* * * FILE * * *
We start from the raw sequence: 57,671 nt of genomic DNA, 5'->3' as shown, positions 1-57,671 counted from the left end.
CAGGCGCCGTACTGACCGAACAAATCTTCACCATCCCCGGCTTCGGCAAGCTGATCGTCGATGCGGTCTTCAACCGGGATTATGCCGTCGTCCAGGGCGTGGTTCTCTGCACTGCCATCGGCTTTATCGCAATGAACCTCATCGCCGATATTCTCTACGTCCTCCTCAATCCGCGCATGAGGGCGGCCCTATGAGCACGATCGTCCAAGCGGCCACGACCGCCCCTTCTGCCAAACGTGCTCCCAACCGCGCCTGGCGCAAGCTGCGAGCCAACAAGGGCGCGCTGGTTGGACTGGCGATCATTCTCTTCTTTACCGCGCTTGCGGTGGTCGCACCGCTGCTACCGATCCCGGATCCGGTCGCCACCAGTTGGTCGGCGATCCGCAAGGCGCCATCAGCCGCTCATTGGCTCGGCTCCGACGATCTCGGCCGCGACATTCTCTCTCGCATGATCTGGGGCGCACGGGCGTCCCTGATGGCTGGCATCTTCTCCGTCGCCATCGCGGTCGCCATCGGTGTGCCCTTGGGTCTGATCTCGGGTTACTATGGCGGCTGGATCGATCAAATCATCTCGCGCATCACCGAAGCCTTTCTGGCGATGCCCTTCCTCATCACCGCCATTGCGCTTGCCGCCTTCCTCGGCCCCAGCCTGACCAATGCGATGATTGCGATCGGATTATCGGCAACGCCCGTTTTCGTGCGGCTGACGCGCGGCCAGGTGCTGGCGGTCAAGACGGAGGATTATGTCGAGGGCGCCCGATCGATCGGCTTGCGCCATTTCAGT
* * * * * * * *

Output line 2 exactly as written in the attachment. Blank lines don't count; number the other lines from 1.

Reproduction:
CAGGCGCCGTACTGACCGAACAAATCTTCACCATCCCCGGCTTCGGCAAGCTGATCGTCGATGCGGTCTTCAACCGGGATTATGCCGTCGTCCAGGGCGTGGTTCTCTGCACTGCCATCGGCTTTATCGCAATGAACCTCATCGCCGATATTCTCTACGTCCTCCTCAATCCGCGCATGAGGGCGGCCCTATGAGCACGATCGTCCAAGCGGCCACGACCGCCCCTTCTGCCAAACGTGCTCCCAACCGCGCCTGGCGCAAGCTGCGAGCCAACAAGGGCGCGCTGGTTGGACTGGCGATCATTCTCTTCTTTACCGCGCTTGCGGTGGTCGCACCGCTGCTACCGATCCCGGATCCGGTCGCCACCAGTTGGTCGGCGATCCGCAAGGCGCCATCAGCCGCTCATTGGCTCGGCTCCGACGATCTCGGCCGCGACATTCTCTCTCGCATGATCTGGGGCGCACGGGCGTCCCTGATGGCTGGCATCTTCTCCGTCGCCATCGCGGTCGCCATCGGTGTGCCCTTGGGTCTGATCTCGGGTTACTATGGCGGCTGGATCGATCAAATCATCTCGCGCATCACCGAAGCCTTTCTGGCGATGCCCTTCCTCATCACCGCCATTGCGCTTGCCGCCTTCCTCGGCCCCAGCCTGACCAATGCGATGATTGCGATCGGATTATCGGCAACGCCCGTTTTCGTGCGGCTGACGCGCGGCCAGGTGCTGGCGGTCAAGACGGAGGATTATGTCGAGGGCGCCCGATCGATCGGCTTGCGCCATTTCAGT